A Guide to Transporting Musical Instruments
A guide to transporting musical instruments from myParcelDelivery.com – a parcel delivery service provider in the UK – see their guidance on transporting musical instruments if you’re planning on couriering your instrument.
A musical instrument is a valuable possession. Not only can musical instruments be expensive to replace if lost or damaged, but they can also attract great sentimental value. Often, a musical instrument may be the chief source of an owner’s income. For all of these reasons, taking good care of musical instruments is of the utmost importance and particularly when they are being transported.
Whether preparing for a house move or travelling overseas, if you intend to transport a musical instrument over any distance it’s wise to take appropriate measures to ensure that it arrives at its destination in one piece and sounding as good as ever. This guide to transporting musical instruments gives advice on the best ways to protect your musical instrument in transit.
Choose an adequately protective case for your musical instrument
A lightweight soft case may be practical for carrying your musical instrument in everyday use, but may not provide sufficient protection against the bumps and jolts associated with longer periods of travel. A dedicated hard case with a padded interior contoured to the shape of your musical instrument and with a secure or lockable fastener offers far greater protection. If you are travelling by air with your musical instrument and it is of an appropriate size it should ideally form part of your carry-on hand luggage. If, however, your musical instrument needs to be stowed in the plane’s cargo hold, a durable and shock-resistant flight case –whilst expensive – may prove to be a worthwhile investment. For extra piece of mind, musical instruments that are sectional should be taken apart, and each section individually wrapped in bubble-wrap prior to being placed in a case for transportation.
Be aware of, and compensate for, travelling conditions
Safely transporting musical instruments is more than simply a case of protecting them against knocks and scrapes. Many instruments can be adversely affected by other factors such as excessive vibration, exposure to heat or cold, humidity or changes in air pressure. Stringed instruments are particularly vulnerable to climate changes and especially those associated with air transport. The strings of such instruments should be loosened slightly prior to transportation to compensate for the variation in conditions; failure to do so could result in significant physical damage to the instrument.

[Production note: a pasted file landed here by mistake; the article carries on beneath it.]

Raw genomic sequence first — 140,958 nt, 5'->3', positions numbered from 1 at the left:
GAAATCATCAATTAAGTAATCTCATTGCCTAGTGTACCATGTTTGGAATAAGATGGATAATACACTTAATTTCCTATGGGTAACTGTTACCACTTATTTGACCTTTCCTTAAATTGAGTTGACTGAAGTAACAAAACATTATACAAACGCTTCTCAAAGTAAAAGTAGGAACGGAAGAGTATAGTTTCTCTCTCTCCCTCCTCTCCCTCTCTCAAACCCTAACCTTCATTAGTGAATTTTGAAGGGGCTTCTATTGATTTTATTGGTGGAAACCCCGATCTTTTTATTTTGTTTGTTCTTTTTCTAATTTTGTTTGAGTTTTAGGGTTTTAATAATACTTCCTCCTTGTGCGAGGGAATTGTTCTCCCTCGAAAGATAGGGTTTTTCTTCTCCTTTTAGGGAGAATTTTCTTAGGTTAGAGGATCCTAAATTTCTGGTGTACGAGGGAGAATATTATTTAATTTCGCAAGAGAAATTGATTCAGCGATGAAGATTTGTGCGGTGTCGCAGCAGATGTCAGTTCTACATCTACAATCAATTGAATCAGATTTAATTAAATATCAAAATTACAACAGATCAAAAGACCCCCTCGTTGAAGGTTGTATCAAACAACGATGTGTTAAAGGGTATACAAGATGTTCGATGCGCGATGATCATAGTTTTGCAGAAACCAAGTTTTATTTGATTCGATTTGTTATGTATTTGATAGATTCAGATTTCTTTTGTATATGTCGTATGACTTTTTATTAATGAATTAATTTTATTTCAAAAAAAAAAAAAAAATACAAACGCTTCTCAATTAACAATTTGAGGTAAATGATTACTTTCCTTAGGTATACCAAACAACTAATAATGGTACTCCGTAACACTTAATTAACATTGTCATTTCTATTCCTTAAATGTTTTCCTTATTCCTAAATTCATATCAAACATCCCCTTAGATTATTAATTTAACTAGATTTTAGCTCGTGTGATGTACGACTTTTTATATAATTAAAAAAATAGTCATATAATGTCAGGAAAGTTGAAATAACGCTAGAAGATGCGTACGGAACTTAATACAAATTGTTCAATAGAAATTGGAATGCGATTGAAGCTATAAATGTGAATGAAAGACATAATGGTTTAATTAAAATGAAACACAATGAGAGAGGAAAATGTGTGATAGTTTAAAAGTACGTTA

Use the most appropriate means of transport for your musical instrument
Common sense dictates that you can’t transport a grand piano on a bicycle, although this might be perfectly acceptable for a guitar in a case slung over your shoulder. Ideally though, you should aim to transport your musical instrument in a vehicle suited to the purpose; it’s preferable, for example, for an electronic keyboard to be able to lay flat in the boot or on the back seat of a car rather than be stuffed in at an angle because of lack of space. Conversely, laying the keyboard flat on the floor of a large van could be equally damaging if the keyboard is unsecured and can move around in transit.
Don’t forget to insure your musical instrument
If your musical instrument is particularly valuable it may not be sufficient to simply lump it in with your standard ‘home and contents’ insurance policy. A number of insurers provide policies specifically aimed at covering musical instruments against theft, loss, accidental damage and damage in transit. Provided that you have taken the appropriate measures to protect your musical instrument prior to and during transportation, insuring your musical instrument should at least provide some form of compensation should the worst happen.
Transporting pianos and other large musical instruments
Attempting to transport large musical instruments such as pianos, harps, cellos, basses or tubas that are potentially fragile or antique should not be attempted by anyone other than a specialist in the field. Any potential cost savings achievable by transporting these musical instruments by yourself are easily outweighed by the risk of loss or irreparable damage.